“Motivation is the art of getting people to do what you want them to do because they want to do it.” ~ Dwight D. Eisenhower
Engage Intrinsic Motivation Definition: To be energized and driven by personal values and commitments rather than by external forces.
Importance: Intrinsic motivation drives performance. Research shows that employees who are more engaged are more productive, and students who are more engaged in the classroom perform at the highest levels. If you want your organization to be as effective as it can be, you should focus on having employees who are motivated by the organization, its people, and the work itself.
Example: The difference between an engaged employee and one who is there to collect a paycheck is huge – and the difference is internal motivation. Whether it is a salesperson, a teacher, or a mechanic, the ones who truly love what they are doing do exemplary work. They go the extra mile, do more than what is necessary, and it shows in the quality of the work.
Engaging Intrinsic Motivation helps you infuse vitality into your life and organization. When you have truly engaged your own and others’ intrinsic motivation, the quality of your work changes drastically.
How to Engage Intrinsic Motivation
Whether your organization is a business, school, or family, here are some of the key components of engaging intrinsic motivation:
Develop powerful values. Before you can figure out if someone’s core values match your own, you need to know and clearly state your own values. While many organizations produce value statements out of necessity, those organizations with the most engaged employees make formulating its core values a key part of its business plan.
Connect with people. Humans are wired to connect, and one of the most fundamental intrinsic motivators is belonging. But leaders are often too busy for something as informal as hanging out with employees and talking about life outside of work. If you really want to engage the intrinsic motivation of your team, that has to change. Take time to simply connect, hang out and let your guard down.
Constantly articulate purpose. Why does your organization exist? You need to have an answer to this question, and make sure your employees understand how their everyday actions relate to this overall purpose.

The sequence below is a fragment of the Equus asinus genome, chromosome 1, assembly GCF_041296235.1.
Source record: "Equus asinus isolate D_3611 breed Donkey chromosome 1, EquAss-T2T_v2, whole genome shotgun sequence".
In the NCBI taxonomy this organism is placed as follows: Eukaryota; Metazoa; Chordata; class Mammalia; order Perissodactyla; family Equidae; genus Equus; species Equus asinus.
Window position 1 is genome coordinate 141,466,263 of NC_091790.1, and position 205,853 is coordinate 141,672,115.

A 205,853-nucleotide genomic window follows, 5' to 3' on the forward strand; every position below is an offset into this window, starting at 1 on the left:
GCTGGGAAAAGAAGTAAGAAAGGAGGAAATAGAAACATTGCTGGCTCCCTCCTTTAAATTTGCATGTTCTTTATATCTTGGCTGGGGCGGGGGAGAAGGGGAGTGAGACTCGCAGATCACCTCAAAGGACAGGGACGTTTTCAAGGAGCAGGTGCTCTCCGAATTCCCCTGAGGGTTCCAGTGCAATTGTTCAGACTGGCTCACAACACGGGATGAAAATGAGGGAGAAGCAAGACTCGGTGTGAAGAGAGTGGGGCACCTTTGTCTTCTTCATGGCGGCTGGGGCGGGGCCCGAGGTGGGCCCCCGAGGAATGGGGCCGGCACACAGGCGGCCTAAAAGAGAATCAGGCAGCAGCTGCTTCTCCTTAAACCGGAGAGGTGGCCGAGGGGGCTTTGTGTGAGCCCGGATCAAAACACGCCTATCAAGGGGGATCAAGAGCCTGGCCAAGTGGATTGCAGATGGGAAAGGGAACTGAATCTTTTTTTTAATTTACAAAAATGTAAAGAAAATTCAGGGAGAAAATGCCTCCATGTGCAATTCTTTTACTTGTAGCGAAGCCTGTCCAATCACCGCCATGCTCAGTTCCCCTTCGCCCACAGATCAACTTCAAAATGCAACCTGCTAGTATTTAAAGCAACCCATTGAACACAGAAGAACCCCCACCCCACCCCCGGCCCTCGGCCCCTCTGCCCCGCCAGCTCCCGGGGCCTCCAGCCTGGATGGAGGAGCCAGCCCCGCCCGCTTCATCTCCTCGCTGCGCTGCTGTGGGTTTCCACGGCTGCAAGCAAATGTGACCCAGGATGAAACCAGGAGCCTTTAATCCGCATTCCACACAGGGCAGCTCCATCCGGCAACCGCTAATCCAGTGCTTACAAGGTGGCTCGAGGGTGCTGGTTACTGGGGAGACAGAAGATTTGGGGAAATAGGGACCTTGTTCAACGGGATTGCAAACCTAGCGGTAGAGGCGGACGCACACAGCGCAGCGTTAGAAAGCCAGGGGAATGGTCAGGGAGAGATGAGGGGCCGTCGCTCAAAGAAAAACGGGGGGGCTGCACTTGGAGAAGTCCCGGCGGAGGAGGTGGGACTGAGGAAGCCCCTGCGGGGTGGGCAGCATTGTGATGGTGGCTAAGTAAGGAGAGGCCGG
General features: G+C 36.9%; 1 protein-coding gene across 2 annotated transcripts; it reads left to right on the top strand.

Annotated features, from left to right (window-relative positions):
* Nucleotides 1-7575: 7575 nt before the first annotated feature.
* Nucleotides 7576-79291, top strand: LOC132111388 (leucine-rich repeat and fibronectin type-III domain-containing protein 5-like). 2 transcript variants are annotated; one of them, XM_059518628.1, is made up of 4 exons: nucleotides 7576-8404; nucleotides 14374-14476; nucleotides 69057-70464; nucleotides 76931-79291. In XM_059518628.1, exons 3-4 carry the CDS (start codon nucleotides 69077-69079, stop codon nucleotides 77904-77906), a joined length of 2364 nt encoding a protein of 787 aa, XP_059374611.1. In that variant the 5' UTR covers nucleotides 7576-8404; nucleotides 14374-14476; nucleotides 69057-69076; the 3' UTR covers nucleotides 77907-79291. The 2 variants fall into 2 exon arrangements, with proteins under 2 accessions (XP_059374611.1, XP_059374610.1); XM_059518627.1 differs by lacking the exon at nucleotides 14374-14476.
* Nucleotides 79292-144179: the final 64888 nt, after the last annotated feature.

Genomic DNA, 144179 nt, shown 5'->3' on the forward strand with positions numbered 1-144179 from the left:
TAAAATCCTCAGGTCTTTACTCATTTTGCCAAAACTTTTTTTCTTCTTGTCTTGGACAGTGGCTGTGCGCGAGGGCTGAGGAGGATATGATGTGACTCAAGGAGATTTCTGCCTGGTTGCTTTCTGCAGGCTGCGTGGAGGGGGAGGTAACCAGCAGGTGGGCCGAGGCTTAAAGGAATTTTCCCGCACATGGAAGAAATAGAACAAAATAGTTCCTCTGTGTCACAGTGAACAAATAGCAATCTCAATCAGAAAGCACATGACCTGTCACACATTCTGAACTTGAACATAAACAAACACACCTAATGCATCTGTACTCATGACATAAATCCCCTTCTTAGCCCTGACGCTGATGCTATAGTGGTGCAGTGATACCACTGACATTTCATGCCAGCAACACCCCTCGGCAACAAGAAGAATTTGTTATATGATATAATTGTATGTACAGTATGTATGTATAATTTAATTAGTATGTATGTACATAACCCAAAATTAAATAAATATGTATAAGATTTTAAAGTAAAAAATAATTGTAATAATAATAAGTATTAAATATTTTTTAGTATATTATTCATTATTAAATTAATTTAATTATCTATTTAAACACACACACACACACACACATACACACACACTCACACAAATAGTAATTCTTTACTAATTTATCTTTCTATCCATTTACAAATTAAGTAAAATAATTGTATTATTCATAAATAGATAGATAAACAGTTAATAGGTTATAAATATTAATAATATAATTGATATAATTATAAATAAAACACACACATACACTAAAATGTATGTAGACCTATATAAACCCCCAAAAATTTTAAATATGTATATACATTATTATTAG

The Different Types of Motivators
As explained in The Motivation Iceberg, we need to understand that different motivators (things that move us) push us to be motivated for different kinds of goals.
Extrinsic: Examples of extrinsic motivators are bonuses, perks, fines and awards. They are concrete and require constant reinvestment. They generally come from the manager or the organization, which reinforces the existing power dynamic.
Intrinsic: Examples of intrinsic motivators are passion, alignment with values, and sense of belonging or purpose. They are intangible, abstract, and self-perpetuating. They come from the organizational climate and the relationships within the organization, which reinforces interdependence.
Video: Definition of “Engage Intrinsic Motivation”
Emotional Intelligence Articles about Intrinsic Motivation
Management Essentials: Igniting Motivation: Igniting motivation involves engaging the heart and the mind. To set employees up to perform optimally, managers need the skills to inspire and engage by providing meaning, freedom to innovate and building trust. In this 2.5 hour module, managers learn how.
Value Sort Cards: Use these value sort cards to find out what is truly important to you.
At the Heart of Leadership: Where other books tell you about emotional intelligence, this book provides the roadmap to put it in action. Includes case for EQ, background, and detailed explanation of the Six Seconds EQ Model and how to use it to improve leadership — and a free code to test your EQ strengths online.
The Leader as a Mensch: This insightful and engaging book speaks volumes on ways in which all of us, at any level, can improve our leadership impact and develop the humility, integrity, and honor that instills hope and confidence in others.
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